When Google Keep became a core app in the GSuite I decided to explore it some more and discover some uses for the classroom.
Essentially, Keep is a virtual notepad, or sticky notes. It is a small little tool but quite powerful if you roll it into your GSuite workflow.
Here are 9 things I like:
- Take a picture and save to Keep. This is easy access for board notes you have written and might want to come back to at another time.
- The Google Keep Chrome extension! You know those times you see something on the interwebs and you want to explore it and don't have time or want to come back to it later? That's where the extension comes in. Click the icon, type a title and some text and the link is automatically inserted.
- Mobile voice notes. This is only available on mobile devices but it is great. You can record voice notes that can then be imported into other GSuite apps like Slides and Docs - really great for giving feedback!
- Notes can be drawings. You don't only need to types notes. You can draw something (think small sketchnotes!) and then write notes underneath.
- Archive notes for future use. I recently co-organized an EdTech camp. We made all of our to do lists on Keep and then archived them when things were done. Now we can pull them up next year when we do the camp again.
- As a former English teacher I found I often gave the same feedback again and again. You can make notes of your common feedback comments and then use the Keep notepad in Slides and Docs so import them into student work.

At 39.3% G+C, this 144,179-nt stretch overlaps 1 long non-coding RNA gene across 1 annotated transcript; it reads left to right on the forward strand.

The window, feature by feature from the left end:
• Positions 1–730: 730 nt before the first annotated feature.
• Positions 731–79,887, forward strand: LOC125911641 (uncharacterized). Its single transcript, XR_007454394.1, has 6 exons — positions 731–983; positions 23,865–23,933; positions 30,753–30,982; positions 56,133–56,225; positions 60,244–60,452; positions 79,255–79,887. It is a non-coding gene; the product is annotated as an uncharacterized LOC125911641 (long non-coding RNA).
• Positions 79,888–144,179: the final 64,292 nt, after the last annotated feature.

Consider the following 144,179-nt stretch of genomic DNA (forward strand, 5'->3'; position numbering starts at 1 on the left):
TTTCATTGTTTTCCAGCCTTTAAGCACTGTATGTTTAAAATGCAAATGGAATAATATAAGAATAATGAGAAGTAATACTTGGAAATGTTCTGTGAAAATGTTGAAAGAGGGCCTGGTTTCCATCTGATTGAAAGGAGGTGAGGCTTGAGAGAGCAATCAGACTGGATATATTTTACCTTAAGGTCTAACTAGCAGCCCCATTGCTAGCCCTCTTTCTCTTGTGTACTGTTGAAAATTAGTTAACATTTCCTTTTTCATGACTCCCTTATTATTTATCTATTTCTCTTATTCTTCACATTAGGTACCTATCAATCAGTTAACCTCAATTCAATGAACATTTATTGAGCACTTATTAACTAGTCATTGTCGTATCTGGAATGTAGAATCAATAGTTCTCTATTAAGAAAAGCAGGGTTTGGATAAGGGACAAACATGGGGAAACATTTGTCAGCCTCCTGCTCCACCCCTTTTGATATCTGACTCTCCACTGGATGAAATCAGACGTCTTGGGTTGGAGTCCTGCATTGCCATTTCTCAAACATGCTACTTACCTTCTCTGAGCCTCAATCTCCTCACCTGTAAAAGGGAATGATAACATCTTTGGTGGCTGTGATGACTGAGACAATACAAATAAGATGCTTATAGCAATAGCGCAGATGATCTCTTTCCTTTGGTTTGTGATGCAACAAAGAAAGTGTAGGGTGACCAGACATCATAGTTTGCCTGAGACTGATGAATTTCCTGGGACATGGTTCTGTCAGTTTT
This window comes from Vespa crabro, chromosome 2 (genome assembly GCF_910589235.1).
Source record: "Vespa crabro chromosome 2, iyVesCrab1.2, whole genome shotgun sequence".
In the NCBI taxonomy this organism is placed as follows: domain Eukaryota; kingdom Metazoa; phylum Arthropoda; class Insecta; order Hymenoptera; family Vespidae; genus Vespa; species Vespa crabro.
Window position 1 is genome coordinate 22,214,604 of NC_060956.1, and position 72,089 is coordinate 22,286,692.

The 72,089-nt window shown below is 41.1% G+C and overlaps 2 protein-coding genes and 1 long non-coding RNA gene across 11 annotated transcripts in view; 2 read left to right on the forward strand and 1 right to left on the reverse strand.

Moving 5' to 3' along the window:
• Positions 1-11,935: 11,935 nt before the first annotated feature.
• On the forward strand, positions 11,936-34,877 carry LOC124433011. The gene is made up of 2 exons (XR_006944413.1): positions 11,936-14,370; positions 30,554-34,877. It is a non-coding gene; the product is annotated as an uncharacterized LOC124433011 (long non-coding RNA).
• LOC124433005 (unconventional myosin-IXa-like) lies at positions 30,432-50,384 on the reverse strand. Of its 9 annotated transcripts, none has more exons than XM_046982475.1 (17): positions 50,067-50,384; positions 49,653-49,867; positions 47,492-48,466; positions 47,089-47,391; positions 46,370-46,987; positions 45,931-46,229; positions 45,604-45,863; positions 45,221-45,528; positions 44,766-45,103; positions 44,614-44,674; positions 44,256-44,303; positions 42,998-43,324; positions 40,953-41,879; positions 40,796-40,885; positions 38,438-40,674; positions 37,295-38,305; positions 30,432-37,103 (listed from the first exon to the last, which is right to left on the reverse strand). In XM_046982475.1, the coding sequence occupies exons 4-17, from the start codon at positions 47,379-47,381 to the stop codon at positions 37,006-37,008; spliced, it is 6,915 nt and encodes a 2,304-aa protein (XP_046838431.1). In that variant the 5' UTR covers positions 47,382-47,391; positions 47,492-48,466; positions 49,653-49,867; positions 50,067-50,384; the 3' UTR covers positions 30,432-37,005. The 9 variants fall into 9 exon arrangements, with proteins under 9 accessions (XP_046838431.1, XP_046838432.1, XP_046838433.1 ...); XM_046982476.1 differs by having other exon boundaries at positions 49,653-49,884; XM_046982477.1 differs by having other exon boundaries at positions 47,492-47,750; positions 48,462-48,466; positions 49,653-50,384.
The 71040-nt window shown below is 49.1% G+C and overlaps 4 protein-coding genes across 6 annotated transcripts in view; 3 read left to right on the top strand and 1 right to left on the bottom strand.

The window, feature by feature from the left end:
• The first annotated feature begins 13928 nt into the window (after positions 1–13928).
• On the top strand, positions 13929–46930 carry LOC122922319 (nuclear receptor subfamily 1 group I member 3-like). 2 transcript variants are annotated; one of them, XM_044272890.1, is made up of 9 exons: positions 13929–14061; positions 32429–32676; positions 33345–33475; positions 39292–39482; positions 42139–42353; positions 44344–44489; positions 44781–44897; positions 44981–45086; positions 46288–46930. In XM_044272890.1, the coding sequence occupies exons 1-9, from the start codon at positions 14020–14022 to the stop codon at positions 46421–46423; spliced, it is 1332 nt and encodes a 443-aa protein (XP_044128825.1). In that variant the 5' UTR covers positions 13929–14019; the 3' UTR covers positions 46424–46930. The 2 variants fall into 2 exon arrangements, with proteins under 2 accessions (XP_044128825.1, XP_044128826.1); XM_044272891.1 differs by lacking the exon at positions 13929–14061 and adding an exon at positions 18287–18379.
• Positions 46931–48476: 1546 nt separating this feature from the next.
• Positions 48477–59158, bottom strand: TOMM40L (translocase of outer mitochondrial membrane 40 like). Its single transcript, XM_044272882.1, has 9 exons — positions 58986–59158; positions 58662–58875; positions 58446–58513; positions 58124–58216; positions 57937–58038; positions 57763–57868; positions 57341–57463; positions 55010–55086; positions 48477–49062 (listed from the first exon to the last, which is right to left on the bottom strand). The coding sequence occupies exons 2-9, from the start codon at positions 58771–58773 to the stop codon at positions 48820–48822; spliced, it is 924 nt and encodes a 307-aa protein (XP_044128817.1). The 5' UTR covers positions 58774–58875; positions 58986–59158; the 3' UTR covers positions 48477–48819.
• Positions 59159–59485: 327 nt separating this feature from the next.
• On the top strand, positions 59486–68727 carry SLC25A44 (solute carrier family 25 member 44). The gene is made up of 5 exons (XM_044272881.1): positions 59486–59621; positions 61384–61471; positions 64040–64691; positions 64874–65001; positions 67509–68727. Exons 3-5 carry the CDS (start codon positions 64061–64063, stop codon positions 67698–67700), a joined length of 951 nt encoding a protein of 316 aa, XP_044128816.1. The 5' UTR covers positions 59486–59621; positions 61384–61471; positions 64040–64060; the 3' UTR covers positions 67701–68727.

- Colour code! Keep offers a variety of colours (some new ones were just added a little while ago) for your notes. I find this really helpful for visual cues. I encourage students to keep notes for different units or subjects in different colours. There are also labels to help with this.
- Although it can be glitchy, there is also a "Grab image text” option. In this case you can import a picture and when you grab the image text it will convert the text into editable text in your note. Very cool.
- Reminders - for those of use with memory challenges! Keep offers location based reminders (remind me when I arrive at school) and time based reminders (remind me at the 1pm - the beginning of period 3) which is very handy. That said, I would love if a list could have multiple time based reminders. (Hear that Google?!)
A lot of this I learned playing, but a lot I learned from Matt Miller, Kasey Bell, Alice Keeler and Eric Curts's blogs - thanks EduHeroes!